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A6 | NEWS-SUN | Sunday, April 20, 2014 www.newssun.com Quality Work at a Reasonable Price ROOFING SPECIALIST 863-385-4690 FULLY LICENSED & INSUREDState Lic # RC 0066817 Funding for this material was made possible by Grant # D04RH23580 from HRSA. The views expressed in written materials do not necessarily re ect the of cial policies of HRSA or the Department of Health and Human Services. For the past 27 years, Graham, his wife and thousands of volunteers have brought to life Biblical stories on a grand scale for the enjoyment of fellow believers and non-believers alike. Power and Light Productions continues to provide a one-of-a-kind experience through live storytelling. The Story of Noah started in 2012 when Graham decided to introduce, or re-introduce, another tale from the Bible along with their nationally acclaimed Story of Jesus. The Story of Noah quickly became an even bigger project with more than 100 animals and 200 actors. Noah is more complex, more complicated and more involved in every way than the Story of Jesus, Graham said. Even those with the tiniest morsel of Biblical knowledge are fully aware of the tale of Noah and the ark, Graham said. Instead of putting on a show about an old man building a boat and gathering animals, Graham decided to take a different approach with the popular story. If you look in the Bible, throughout the story of Noah there isnt a single recorded word of what Noah said. You know the story of how he was told to build the ark and collect the animals by God. We have very little to work with if we did only the four chapters in the Bible that speaks of Noah and this process, Graham said. The Story of Noah will depict the state of what the world might have been like during that time. This play depicts a very wicked, primitive, demented culture, Graham said. What we dont know is how Noah felt and what he went through during all this time, a time when the world was so wicked that God decided to destroy it all minus these few people and animals. Our play shows what Noah might have gone through during this issues with his wife and his family. They might have thought he was wrong or crazy for building this enormous ark. He might have thought he was crazy himself. It shows what other people might have did or thought of Noah; how they might have treated him and bothered him. And it shows Noahs struggle to do what God commanded of him not knowing how long he would have to wait to see the things he was told were coming. A theme of darkness does hover over the play but like any believers life, phases of faith, love and endurance are depicted throughout the production. Theres also a surprise at the end that you will have to see for yourself. The set, which is 250 feet long, is more comparable to a movie set rather than a play. Some scenes may be frightening to younger children, so parents should use their discretion. Weve worked really hard to make this feel not like a play. This production is like you are right there in the midst of it. This is not a stage play, its a full-on set. All the music was created for this production. Theres a score just like a movie at a theater, Graham said. Tears are regularly seen during and following Grahams productions, he said, and Noah is no different. Graham said that the uncomfortableness and realness of the play moves people in so many different ways. In its 27 years, these plays have reached approximately 16,000 people each year. If you dont believe a word the Bible said, you will still get a quality show. You will get your moneys worth. This is hands down the best show of our 27 years in business, Graham said. The nationally acclaimed production, Story of Noah, will run for one nal weekend, Friday and Saturday at the Cattlemans Arena in Wauchula each night at 7:30 p.m. A pre-show, Pictures of Freedom, begins at 7 p.m. sharp and depicts a fast-moving ride through history, representing people who have fought for freedom in this nation starting with Native Americans and ending with Sept. 11. Ticket may be purchased online or at the gate for $21 (adults) and $19 (children and seniors). End section seating tickets are $17. Parking is free. Food and concessions are available for purchase during the show and intermission and is provided by Beef O Bradys. Cattlemens Arena is at 507 Civic Drive, Wauchula. The arena can seat up to 1,600 audience members nightly. For ticket purchases or more information visit www.storyofnoah.org or call (863) 375-4031.Samantha Gholar can be reached at samantha.gholar@newssun. com or 385-6155 ext: 526. NOAH FROM PAGE A1RICHARD HARVEYRichard Joseph Harvey was born June 12, 1922 in Detroit, Mich. He died at home in Avon Park on April 5, 2014. Dick was a World War II Army veteran. He married Elizabeth Lewinski on Aug. 5, 1950. After retiring in 1984, they retired to Florida. Dick and Betty enjoyed gol ng, boating, bowling, and traveling together. Their fun travels always included their golf clubs and a single afternoon martini. For many years, he worked with Habitat for Humanity. He also had a special devotion to Our Lords Mother, Mary. Dick is survived by Elizabeth, his wife of 63 years, and his sister, Beatrice Riley of Boynton Beach, the last of nine siblings. A Memorial Mass will be held at noon Saturyday, April 26 at Our Lady of Grace Catholic Church in Avon Park. DARRELL KORANDADarrell Owen Koranda, July 11, 1951 to March 17, 2014. Truly one of the kindest men on Earth, Darrell was the owner of Darrell Korandas Refrigeration and A/C Company. He was past vice president and past president of Highlands County Ham Radio Club. He is survived by his wife, Kay; children, Thomas Lovett, Lisa Webber and Jessica (Padisa); 16 grandchildren and ve greatgrandchildren; a brother, Dennis Koranda of Sebring; and sisters, Rose Mary Dressin of Florida, Marilyn Durrance of Bonifay, and Dawn Robinson of Jacksonville. He was preceded in death by a son, Roger Lovett; his parents, Walt and Jenny Koranda; and brothers, Mark and Dean Koranda. Darrells A/C Company is in the process of being sold to a very good friend, American First of Avon Park. KORANDA OBITUARIES BY PHIL ATTINGERStaff WriterAVON PARK Deputies served a search warrant on a local home and found a trove of drugs and weapons, leading to the arrest of the resident, a convicted felon. Deputies executed the search warrant at 12:53 p.m. Tuesday, at 123 N. Glenwood Ave. in Avon Park. Eric Von Ferguson, 41, was in the residence at the time and tried to ee out the back, but deputies caught him and arrested him. Deputies also detained and arrested Shannon Denise Hendrix, 36, of 816 Palmer Ave. in Avon Park, who was there at the time. While looking through the home, deputies found: Approximately 65 grams of a green leafy substance in his living room. It eld-tested positive for cannabis. One sandwich bag contained 20 grams of the substance, while 18 other sandwich bags contained smaller amounts. Approximately 18 grams of a crystalline substance that eld-tested positive for methamphetamine. Deputies found it in the garbage after Hendrix told them she saw Von Ferguson throw something in there. One black Smith & Wesson Shield M&P .40-caliber semi-automatic handgun. One black Beretta No. 21A semi-automatic handgun. Twenty rounds of .40-caliber ammunition. Seven rounds of .25-caliber ammunition. One Remington 12 gauge shotgun shell. Several drug paraphernalia items, such as plastic baggies, scales and glass smoking pipes with residue. When questioned, Von Ferguson denied any knowledge of the rearms and methamphetamine, although it was Hendrixs information that led deputies to the methamphetamine in the garbage can. Deputies charged Von Ferguson with two counts of possession of a weapon by a convicted felon and one count each of possession of marijuana with intent to sell or distribute, possession of methamphetamine with intent to sell or distribute, possession of more than 20 grams of marijuana, possession of controlled substances without a prescription and possession or use of drug paraphernalia. Hendrix was charged with possession of drugs and drug paraphernalia and a probation violation.Convicted felon charged with having drugs, gun Special to the News-SunSEBRING The University of Florida Agriculture Extension Of ce will host an Earth Day program featuring several guest speakers on Tuesday at the Bert J. Harris Jr. Agricultural Center Auditorium at U.S. 27 and George Boulevard from 8:15 a.m. to 12:15 p.m. Each of the speakers will talk about some issue of sustainable living and the impact on jobs and the local economy. Presentations scheduled are: Florida Friendly Landscaping by David Austin, Highlands County Urban Horticultural Agent, UF Agriculture Extension (http://highlands.ifas.u .edu) World Hunger, Culture and How It Relates to the Small Farmer by Phil Murphy, executive director, H.E.A.R.T. Institute at Warner University (http://heart-institute.org/) Permaculture: Life in Fertile Soil by Josh Jamison, Instructor & Agriculture Manager, H.E.A.R.T. Institute (http://heart-institute. org/) Aquatic Ecosystems: Water Quality & Quality of Life by Clell Ford, Highlands County lake manager Sustainable Systems: Making Green by Saving Green by Elmer Hall, DIBA, Strategic Business Planning Co. (www.SBPlan.com & www.SustainZine.com) Renewable Energy: Biofuels Jobs and Education by Beth Burch, PhD, lead instructor, Bioenergy Education SFSC, Division of Applied Sciences and Technologies (www. SouthFlorida.edu) Economic Development: Green Jobs and Green Business by Stephen Weeks, executive director, EDC/IDA (www.HighlandsEDC. com) Call the Ag Extension Of ce at 402-6540 for details. Admission is free.Earth Day program planned Katara Simmons/News-SunThe Story of Noah will take place next Friday and Saturday for two nal shows at Cattlemans Arena in Wauchula. Tickets and additional information is available online at www. storyofnoah.org.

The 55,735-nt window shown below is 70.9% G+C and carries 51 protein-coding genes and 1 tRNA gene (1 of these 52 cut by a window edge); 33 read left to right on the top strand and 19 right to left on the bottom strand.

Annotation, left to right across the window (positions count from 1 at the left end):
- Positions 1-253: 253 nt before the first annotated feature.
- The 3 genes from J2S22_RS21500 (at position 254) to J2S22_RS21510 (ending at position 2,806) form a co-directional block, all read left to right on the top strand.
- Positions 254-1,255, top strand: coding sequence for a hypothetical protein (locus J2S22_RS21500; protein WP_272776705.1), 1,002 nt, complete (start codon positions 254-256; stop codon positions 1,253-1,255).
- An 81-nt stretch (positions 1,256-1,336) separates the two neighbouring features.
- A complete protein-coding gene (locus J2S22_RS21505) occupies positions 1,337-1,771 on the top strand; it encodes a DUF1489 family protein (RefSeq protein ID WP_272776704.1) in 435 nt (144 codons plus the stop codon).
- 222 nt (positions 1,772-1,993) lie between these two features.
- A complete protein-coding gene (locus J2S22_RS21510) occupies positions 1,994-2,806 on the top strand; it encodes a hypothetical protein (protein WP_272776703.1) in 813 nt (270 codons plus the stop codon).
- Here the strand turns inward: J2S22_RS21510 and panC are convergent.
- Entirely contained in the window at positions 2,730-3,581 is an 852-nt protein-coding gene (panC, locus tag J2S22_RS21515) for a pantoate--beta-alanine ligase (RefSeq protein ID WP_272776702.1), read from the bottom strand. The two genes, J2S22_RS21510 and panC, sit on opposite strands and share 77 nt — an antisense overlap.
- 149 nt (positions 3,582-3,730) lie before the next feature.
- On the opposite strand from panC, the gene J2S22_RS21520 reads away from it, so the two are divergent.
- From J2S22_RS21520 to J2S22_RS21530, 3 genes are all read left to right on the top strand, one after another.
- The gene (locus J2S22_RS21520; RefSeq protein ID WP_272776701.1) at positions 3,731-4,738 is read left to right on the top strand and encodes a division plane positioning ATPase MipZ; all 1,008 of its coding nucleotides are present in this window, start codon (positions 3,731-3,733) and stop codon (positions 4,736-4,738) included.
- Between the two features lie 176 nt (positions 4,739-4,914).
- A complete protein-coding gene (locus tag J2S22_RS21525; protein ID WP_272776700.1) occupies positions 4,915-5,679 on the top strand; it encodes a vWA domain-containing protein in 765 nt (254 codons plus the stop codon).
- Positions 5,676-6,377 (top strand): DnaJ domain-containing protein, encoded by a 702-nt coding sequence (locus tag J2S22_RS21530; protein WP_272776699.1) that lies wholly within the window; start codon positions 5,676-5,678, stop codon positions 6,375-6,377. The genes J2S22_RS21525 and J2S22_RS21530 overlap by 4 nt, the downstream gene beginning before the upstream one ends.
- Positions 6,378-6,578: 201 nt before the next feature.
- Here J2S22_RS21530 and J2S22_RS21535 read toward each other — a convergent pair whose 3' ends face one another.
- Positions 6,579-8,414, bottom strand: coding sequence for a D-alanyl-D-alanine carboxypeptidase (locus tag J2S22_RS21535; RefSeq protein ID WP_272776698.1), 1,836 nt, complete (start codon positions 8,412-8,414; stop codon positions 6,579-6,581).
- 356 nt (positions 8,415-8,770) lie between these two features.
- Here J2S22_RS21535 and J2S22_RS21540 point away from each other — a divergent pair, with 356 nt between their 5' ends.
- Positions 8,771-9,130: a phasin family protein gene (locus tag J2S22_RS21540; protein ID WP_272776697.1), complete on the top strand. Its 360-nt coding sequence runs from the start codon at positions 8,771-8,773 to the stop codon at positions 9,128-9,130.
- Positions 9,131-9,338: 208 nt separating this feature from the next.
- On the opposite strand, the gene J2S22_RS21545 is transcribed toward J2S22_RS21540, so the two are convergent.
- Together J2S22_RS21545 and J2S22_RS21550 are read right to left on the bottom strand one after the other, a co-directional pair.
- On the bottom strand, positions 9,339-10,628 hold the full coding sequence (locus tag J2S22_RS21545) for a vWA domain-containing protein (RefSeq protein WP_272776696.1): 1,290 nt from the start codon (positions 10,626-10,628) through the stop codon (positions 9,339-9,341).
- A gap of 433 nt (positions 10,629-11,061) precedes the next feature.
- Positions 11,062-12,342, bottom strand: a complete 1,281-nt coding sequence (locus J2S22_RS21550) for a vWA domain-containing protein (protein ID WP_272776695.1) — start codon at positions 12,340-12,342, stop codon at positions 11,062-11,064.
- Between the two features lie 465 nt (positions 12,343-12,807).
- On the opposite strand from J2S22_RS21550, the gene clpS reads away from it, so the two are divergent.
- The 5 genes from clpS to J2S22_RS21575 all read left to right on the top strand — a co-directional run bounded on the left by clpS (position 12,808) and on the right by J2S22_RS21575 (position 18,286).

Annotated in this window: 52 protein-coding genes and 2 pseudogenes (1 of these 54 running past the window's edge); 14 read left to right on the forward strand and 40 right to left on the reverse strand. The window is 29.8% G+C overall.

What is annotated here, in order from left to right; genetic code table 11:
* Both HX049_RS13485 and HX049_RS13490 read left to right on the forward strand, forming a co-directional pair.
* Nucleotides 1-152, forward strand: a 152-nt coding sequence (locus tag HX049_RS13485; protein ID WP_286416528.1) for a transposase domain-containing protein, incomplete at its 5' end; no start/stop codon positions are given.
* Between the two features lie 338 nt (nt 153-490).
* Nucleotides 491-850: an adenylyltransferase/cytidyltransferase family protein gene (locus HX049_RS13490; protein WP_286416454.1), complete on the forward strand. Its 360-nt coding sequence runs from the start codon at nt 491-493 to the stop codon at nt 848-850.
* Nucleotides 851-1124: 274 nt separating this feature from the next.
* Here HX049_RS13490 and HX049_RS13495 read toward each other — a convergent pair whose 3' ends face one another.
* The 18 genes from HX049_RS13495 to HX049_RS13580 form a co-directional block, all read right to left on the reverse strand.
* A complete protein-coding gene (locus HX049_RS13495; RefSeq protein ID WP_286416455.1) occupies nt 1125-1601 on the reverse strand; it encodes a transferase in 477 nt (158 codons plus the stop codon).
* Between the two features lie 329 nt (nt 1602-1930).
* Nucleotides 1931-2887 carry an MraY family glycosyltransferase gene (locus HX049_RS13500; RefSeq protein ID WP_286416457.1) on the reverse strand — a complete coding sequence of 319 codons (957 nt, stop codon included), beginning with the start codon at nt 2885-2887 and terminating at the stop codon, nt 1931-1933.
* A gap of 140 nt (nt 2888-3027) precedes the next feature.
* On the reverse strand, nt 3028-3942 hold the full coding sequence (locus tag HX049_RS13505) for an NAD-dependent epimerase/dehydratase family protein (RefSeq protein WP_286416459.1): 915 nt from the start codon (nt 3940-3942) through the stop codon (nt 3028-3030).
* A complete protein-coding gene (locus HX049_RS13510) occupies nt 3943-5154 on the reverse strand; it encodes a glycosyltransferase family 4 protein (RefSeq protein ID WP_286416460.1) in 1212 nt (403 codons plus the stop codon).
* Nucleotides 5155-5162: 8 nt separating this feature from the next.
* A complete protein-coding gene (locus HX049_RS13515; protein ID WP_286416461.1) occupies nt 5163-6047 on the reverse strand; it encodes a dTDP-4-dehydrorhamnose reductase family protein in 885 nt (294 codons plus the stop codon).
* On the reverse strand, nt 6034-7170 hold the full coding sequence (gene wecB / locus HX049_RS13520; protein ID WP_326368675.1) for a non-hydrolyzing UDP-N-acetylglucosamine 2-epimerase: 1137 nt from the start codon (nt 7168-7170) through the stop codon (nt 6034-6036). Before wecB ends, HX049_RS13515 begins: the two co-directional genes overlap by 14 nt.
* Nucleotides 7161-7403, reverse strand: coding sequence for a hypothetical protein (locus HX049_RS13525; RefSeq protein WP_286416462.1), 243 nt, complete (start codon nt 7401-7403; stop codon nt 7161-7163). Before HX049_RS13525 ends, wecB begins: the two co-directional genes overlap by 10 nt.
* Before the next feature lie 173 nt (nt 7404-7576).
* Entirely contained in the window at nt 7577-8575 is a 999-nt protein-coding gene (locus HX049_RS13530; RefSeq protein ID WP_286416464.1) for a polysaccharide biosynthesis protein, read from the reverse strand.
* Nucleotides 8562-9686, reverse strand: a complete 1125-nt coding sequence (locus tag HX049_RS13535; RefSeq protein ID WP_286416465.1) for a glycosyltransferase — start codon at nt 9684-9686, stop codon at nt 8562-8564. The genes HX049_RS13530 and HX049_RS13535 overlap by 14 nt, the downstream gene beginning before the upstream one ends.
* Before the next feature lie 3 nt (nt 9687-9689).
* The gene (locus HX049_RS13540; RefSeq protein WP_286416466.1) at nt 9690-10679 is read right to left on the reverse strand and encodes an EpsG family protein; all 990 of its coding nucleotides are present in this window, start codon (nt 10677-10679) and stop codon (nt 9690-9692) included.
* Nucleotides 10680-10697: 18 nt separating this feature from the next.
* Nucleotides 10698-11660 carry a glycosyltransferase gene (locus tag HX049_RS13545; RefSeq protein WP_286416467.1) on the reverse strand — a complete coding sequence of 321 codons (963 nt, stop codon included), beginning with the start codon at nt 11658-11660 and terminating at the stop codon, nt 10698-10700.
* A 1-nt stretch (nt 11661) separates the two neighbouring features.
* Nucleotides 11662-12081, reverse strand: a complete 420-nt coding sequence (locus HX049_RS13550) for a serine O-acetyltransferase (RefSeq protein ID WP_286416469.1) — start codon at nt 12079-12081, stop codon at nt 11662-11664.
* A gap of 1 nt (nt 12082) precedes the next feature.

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www.newssun.comSunday, April 20, 2014 | NEWS-SUN | A7 CARPET MART, INC leaves on May 10 at Pinecrest Golf Club at 2250 Little Lake Bonnet Road in Avon Park. The event will feature gaming including a corn hole tournament outside on the lawn a silent auction, cash bar and live music by Shelby Dressel and the Logan Dressel Band. Admission is $20. All ages are welcome, Sedlock said. People may pay in advance or pay at the door. Sedlock just hopes it can help ease what Jades parents, Jackie and Greg Jackson, have had to pay to get her to and from treatments. Jade, an Avon Park High School student, has fought cancer for a year. She began having head-aches in early 2013, ac-cording to her familys Facebook page, Jades Journey. A magnetic resonance imaging scan on June 27, 2013, found a tumor, diagnosed as ependymoma. Surgery at All Chil-drens Hospital in St. Pe-tersburg removed most of it, and Jade has been undergoing treatment for the cancer since then, the page states. The results in the rst six months of chemo-therapy were not as good as hoped, said Kim Dou-berly, technology re-source teacher for High-lands County School District, who helped or-ganize another fundrais-er through the school system. Jade has been in an ex-pensive round of treat-ment since early this year, Sedlock said, while Jade has been taking classes at home and pa-tiently waiting for her hair to grow back. Sedlock said a fam-ily member nominat-ed Jade to the Make-AWish Foundation, and the family has now been offered a trip to Hawaii to swim with the dol-phins, Sedlock said. However, Sedlock doesnt want anyone to think that Jade is healed, yet. The situation is not over, by any means, Sedlock said. I want people to be aware of her situation. Sedlock wants to thank the Avon Park Junior Jay-cees for working the ca-sino tables, the Avon Park Chamber of Com-merce for providing the tables and Pinecrest Golf Club for agreeing to host the event. For details about the event or now to become a silent auction donor or event sponsor, call Sed-lock at 863-443-1639. JADE FROM PAGE A1reghters will be on hand to receive certi-cates and pins for terms ranging from ve to as many as 35 years of ser-vice. We started this sever-al years ago to show our appreciation to our vol-unteers, said Highlands County Emergency Op-erations Director Tim Eures. Plus, this will fall into Volunteer Appreci-ation Month so it works out well. Although most of the recipients will be recog-nized for ve-year pins, there are longer term reghters as well. Rich-ard Gavagni of the High-lands Park Volunteer Fire Department will be rec-ognized for 30 years of service and Mark Fortier of Placid Lakes VFD has registered 35 years. In all, there will be 45 recipients honored rep-resenting nine differ-ent units in the county. Eures offered words of praise for the volunteers and their efforts. These guys and gals love what they do and its inspiring to work with them, he said. You cannot buy pride and dedication. Eures said local re-sponse to the call to join the ranks of volun-teer reghting has been good, with 20-25 candi-dates responding for the mandatory 246-hour in-structional sessions. In fact, a class was started in March with 28 hope-fuls now looking for cer-tication. I am so surprised and thankful on how the members of this com-munity have stepped up to that challenge, he said. We dont pay these people or even give them many incentives the least we can do is say thank you. At any one time, there are more than 200 men and women reghting volunteers in Highlands County who can respond if the call goes out. Al-though volunteers cover the town of Lake Placid, they respond mostly in the unincorporated ar-eas of the county. Eures added that the volunteer re system is a great bargain for tax-payers. I did a little guring, and if we converted all of the volunteer re sta-tions to a 24/7 opera-tion and staffed them at just minimum wage, just the salaries and benets would be around $3.8 million, he said. The meeting will com-mence at 6 p.m. Tuesday. To set the tone, Venus VFD Fire Chief Thomas Hunt will deliver the in-vocation prior to the cer-emony. COUNTY FROM PAGE A1reduce patients pain and recovery time. Grifn is a patient her-self a right total knee replacement four years ago thanks to years of competitive horse-riding injuries. She said she will eventually need to have her left knee replaced, and plans to have it done at in Sebring like her right one. Ive been through it and can tell (patients) what to expect, Grifn said. Eric Stevens, president and CEO of Florida Hos-pital Heartland, said the new system cost Florida Hospital almost $1 mil-lion $999,000. It ar-rived late last year and has assisted in 10 knee opera-tions and two hip opera-tions already. Beissinger said Stevens was sold on MAKOplas-ty the name for the ro-botic surgery technique long before taking over as the hospitals chief admin-istrator last fall. Its advan-tage with knee replace-ments is that the surgeon doesnt always have to re-place an entire joint. In the past, Beissinger said, partial knee replace-ments didnt hold up as well because they were hard to align with the joint and leg. The precision of the computer-assisted system helps the doctor remove just the part of the joint and create a precise t for the implant. A more precise t helps align the joint and leg properly to carry the pa-tients weight and hold up under active use, some-thing a lot of Floridians want as they get older, Beissinger said. Theres nothing more advanced that what we have here, Alvarez said. Without the robot, its harder to align. The system uses com-puter tomography scans of the joint to map out what needs to be replaced, said Brian David, one of two technicians assigned by MAKO to congure the machine for each opera-tion. A burr drill removes the bone to be replaced, but its movement is re-stricted by the comput-er and the patients move-ment is restricted by pins set into the leg bones. Reective sensors set up on the leg, the drill and the operating table keep everything aligned via an infrared array attached to the computer, which tells the drill how deep and wide to cut into the bone. It wont let the doctor overcut, David said. A screen showing the CT scan of the bone shades the part to be removed in green, and the doctor watches the screen. As the drill cuts, the green on the screen disappears, David said. Its actually easier for the doctor to watch the screen than the drill itself. ROBOTS FROM PAGE A1 Phil Attinger/News-SunDr. J.C. Alvarez guides a drill to make cuts in a mock-up of a partial knee replacement surgical operation. The drills depth and lateral movements are restricted by a computer-assisted robotic procedure that is based on a computer tomography scan of the joint to be repaired. Alignment of the components is ne-tuned using reective arrays, such as the trapezoid to the left. Alvarez is guiding his own work in this mock-up by watching a computer screen to the left. CALL 314-9876